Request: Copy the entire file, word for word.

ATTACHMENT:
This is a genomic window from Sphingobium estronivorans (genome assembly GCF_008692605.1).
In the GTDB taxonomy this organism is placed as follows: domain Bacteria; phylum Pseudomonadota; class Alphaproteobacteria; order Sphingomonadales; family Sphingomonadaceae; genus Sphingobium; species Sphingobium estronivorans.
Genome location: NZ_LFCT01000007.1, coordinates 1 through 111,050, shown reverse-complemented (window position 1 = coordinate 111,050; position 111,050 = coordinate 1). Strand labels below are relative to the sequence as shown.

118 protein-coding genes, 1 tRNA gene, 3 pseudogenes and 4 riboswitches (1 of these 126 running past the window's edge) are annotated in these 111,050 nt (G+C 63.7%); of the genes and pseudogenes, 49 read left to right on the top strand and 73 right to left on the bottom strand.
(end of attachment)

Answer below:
This is a genomic window from Sphingobium estronivorans (genome assembly GCF_008692605.1).
In the GTDB taxonomy this organism is placed as follows: domain Bacteria; phylum Pseudomonadota; class Alphaproteobacteria; order Sphingomonadales; family Sphingomonadaceae; genus Sphingobium; species Sphingobium estronivorans.
Genome location: NZ_LFCT01000007.1, coordinates 1 through 111,050, shown reverse-complemented (window position 1 = coordinate 111,050; position 111,050 = coordinate 1). Strand labels below are relative to the sequence as shown.

118 protein-coding genes, 1 tRNA gene, 3 pseudogenes and 4 riboswitches (1 of these 126 running past the window's edge) are annotated in these 111,050 nt (G+C 63.7%); of the genes and pseudogenes, 49 read left to right on the top strand and 73 right to left on the bottom strand.